Vancouver reaches new heights with Passive House complex

The city’s push for more energy-efficient construction continued today with Mayor Gregor Robertson marking the official opening of The Heights, the largest mixed-use complex built to Passive House standards in Canada.

Passive House is an international standard for energy efficiency, which focuses on energy used to heat a home by creating an airtight structure, having high-quality windows, super-insulation and good ventilation.

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Robertson spoke about the Vancouver project — an 85-unit market rental building on the corner of Skeena and Hastings streets near Boundary Road — at a press conference Feb. 6. The complex also features commercial space at grade level and was built under the city’s Rental 100 program. Rents will range from $1,195 to $1,395 for a studio, from $1,575 to $1,950 for a one-bedroom, from $2,170 to $2,450 for a two-bedroom and $3,000 for a three-bedroom.

Eighth Avenue Development Group, Peak Construction and Cornerstore Architecture were involved in the building’s construction. B.C. Hydro also provided design assistance and resources to help achieve the Passive House standards.

The Courier profiled The Heights in 2016. Read about it here.

 

 

In a press release, Robertson stated: “It’s incredibly exciting to open The Heights, a shining example of how the private sector can help Vancouver create housing and reach our goal of becoming the greenest city in the world, one building at a time.”

It’s anticipated that residents’ annual heating energy bill will be one tenth of the average annual cost for a conventional homes of the same size.

“Our goal at Eighth Avenue is to be among the leaders developing the world’s most innovative, high-performance residential buildings,” Ed Kolic, principal of the Eighth Avenue Development Group, said in the same press release. “With The Heights, we’ve brought that to this East Vancouver community — a premium sustainable building that’s healthier, quieter, simpler to operate and uses less energy to heat than any other form of standard building.”

 

 

The Heights is among a growing number of buildings aiming to meet the Passive House standard. According to the city, 34 Passive House projects, featuring a total of 1,010 dwelling units, have been approved or are in the process of being approved in Vancouver. There are another 26 projects, which feature 630 dwelling units, in the works, which may or may not proceed to applications.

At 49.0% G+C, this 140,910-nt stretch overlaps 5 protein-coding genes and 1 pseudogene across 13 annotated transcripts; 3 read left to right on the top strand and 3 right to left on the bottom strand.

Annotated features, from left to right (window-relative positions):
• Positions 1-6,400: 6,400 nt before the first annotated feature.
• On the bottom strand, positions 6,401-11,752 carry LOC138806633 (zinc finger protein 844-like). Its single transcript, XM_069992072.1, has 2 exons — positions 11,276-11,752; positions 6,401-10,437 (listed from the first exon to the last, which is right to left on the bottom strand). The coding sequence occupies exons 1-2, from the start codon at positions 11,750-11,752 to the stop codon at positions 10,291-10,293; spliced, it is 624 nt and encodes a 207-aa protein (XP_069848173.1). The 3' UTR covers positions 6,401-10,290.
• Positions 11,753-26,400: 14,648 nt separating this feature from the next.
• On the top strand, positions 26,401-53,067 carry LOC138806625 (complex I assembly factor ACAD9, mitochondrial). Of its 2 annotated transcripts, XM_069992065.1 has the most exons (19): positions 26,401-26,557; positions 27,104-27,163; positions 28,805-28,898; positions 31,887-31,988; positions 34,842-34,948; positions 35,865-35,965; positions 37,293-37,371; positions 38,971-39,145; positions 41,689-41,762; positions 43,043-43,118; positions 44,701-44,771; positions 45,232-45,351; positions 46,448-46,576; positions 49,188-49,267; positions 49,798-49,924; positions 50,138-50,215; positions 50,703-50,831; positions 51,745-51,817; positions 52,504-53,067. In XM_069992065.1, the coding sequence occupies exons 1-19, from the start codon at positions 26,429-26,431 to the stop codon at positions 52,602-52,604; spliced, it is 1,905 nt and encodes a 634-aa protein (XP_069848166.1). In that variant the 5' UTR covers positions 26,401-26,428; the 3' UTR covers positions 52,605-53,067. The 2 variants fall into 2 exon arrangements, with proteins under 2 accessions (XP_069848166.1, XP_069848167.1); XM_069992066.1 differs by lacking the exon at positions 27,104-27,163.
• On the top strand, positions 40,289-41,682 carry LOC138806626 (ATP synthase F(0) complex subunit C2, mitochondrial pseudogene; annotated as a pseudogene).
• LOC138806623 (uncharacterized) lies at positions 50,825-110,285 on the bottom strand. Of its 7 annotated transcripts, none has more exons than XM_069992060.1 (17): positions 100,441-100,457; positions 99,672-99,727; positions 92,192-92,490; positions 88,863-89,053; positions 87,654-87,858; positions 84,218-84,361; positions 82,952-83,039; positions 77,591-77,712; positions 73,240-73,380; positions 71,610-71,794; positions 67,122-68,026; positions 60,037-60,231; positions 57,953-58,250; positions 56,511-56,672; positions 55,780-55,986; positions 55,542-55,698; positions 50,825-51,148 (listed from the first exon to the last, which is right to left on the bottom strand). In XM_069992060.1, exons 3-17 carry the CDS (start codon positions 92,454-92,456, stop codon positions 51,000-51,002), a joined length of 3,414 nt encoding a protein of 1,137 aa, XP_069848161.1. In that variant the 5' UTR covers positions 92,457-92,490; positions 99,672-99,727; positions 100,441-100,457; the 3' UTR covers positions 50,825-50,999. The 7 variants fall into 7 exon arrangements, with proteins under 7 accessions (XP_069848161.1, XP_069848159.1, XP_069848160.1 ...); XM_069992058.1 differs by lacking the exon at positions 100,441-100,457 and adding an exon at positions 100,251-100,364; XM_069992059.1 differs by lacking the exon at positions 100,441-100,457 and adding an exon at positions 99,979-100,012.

While “The Heights” is currently the largest Passive House project in Canada, it may not be for long.

Landa Global Properties is proposing two residential towers at 1444 Alberni St. and 740 Nicola St. in the West End, which envision meeting the Passive House standard.

The proposal is at the rezoning application stage but, if approved, the condos would be among the world’s tallest Passive House towers. Frank O’Brien from Western Investor outlined that project, and the challenges it faces, in October 2017. Read about it here

(A Passive House database, a project by the Passive House Institute, the Passivhaus Dienstleistung GmbH, the IG Passivhaus Deutschland and the iPHA (International Passive House Association) and Affiliates, tracks buildings built to the Passive House standard here.)

The Passive House approach is also being used for much smaller buildings in Vancouver, including a recently built home, as well as a multi-family home, in East Vancouver.

Meanwhile, construction on a cohousing project in the Riley Park neighbourhood, which is being built to meet Passive House standards, is expected to start in April, while a rezoning application is in the works for a “cohousing lite” complex at the corner of Main Street and Ontario Place that also proposes to meet the Passive House standard. (Stories about those projects can be found here and here.)

Last summer, Passive House Canada staged an “Ice Box Challenge” to compare how fast a one-tonne block of ice would melt in a super-insulated box built to the Passive House standard, as compared to one built to existing building codes. After three weeks, the ice in the Passive House box weighed 639 kilograms, while the one in the building code box weighed 407 kilograms. 

Buildings are the largest source of emissions in Vancouver, according to the City of Vancouver, producing more than half of the city’s total emissions in 2014. The city says Passive House design, and other net-zero or green buildings, will help it meet its zero-emissions target for new buildings by 2030.

The city's zero-emission building plan went to council in July 2016. That plan outlined steps to make the targets. The first step in the plan was a rezoning bylaw that council approved in November 2016, followed by building code updates focusing on energy efficiency, which came into effect May 1 of last year.

noconnor@vancourier.com

@naoibh

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